Alexandr Ignatyuk, Head of Analytical Department, “Energocapital” IC CJSC

Turkey is a wonderful country with extremely fast pace economic growth. This country due to its economic growth has pre-determined the trend of its energy industry development. The volumes of energy Turkey will potentially consume can be only provided by means of construction of biggest electric power sources, primarily nuclear power plants. In any case the nuclear energy is inevitable for Turkey, because it is needed for future development. And from the point of view of the Turkish economy development the expansion to this extent is unquestionable. The country is developing various ways of getting energy and have different capabilities related to the alternative energy. Solar batteries are being actively used by the Turkish municipalities, wind-driven turbines and tidal dams are also satisfying private consumption needs. But all that is not enough to satisfy the needs of industry. Given the speed of the Turkish economy growth, when during the crisis it outpaced the majority of the developing countries, one can most probably speak of nuclear energy development.


Akkuyu NPP construction goes at full drive. And it is no wonder because it profitable for the both sides, Russia and Turkey. They will get a good and reliable source of energy, large and in the actively growing region, and at a fixed price. The both sides are very interested in cooperation. The project is being implemented on the “build-own-operate” principle; it means construction of the network, training of the Turkish students in Russia, and as another plus of the project - creation of new jobs for local subcontractors to be involved into the construction process. Also the Turks will get a contribution to the GDP even during construction. And we shall obtain a perfect image component because Turkey is one of the beautiful and prospective economics. This is also a possibility to apply our domestic technologies plus new jobs for our specialists in design and infrastructure companies. We shall find application for the Russian fuel and fuel projects. Also we should keep in mind that the main money shall not be made at construction stage but during the NPP long-term operation, and it will last several decades.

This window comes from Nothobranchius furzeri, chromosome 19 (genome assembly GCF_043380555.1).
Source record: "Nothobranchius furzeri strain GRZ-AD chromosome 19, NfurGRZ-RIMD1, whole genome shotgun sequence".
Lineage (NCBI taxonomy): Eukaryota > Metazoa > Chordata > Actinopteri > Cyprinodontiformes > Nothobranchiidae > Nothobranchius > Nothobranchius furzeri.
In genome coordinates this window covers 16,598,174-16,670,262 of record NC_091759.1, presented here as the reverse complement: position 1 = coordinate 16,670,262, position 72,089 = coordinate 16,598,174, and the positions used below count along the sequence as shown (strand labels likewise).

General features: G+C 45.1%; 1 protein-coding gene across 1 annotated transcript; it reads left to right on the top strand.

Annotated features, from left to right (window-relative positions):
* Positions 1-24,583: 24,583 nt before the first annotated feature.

Another plus for us is that the project has distinct and clear economic; the issues have been resolved about fixed prices for pre-determined volumes of energy. Given that a rather big scope of work has been already accomplished under the Intergovernmental Agreement, the issue of mutual understanding between us and the Turks has been successfully resolved. The Russian side should understand that its energy will be purchased at a fixed price, and it gives a clear picture about the project payback. The Turkish side should realize the future situation with the electric power prices in a specific region. Finally we have a defined portion of the project, which is fixed and clear, and it is very important in long-term projects lasting for a long time. Moreover there is a room for maneuvering.


All negotiations under this project have specific character, every individual issue is being addressed, and by the way successfully. Ability to find a compromise and mutual understanding is very important in collaboration between not the last two economics. We have not only prepared a “road map”, we have negotiated capacities per each problem. This is a beautiful project from the economic point of view. For Turkey the NPP construction is a factual constraint, for Russia – a nice opportunity for further development of the nuclear energy and application of our expertise in this sphere.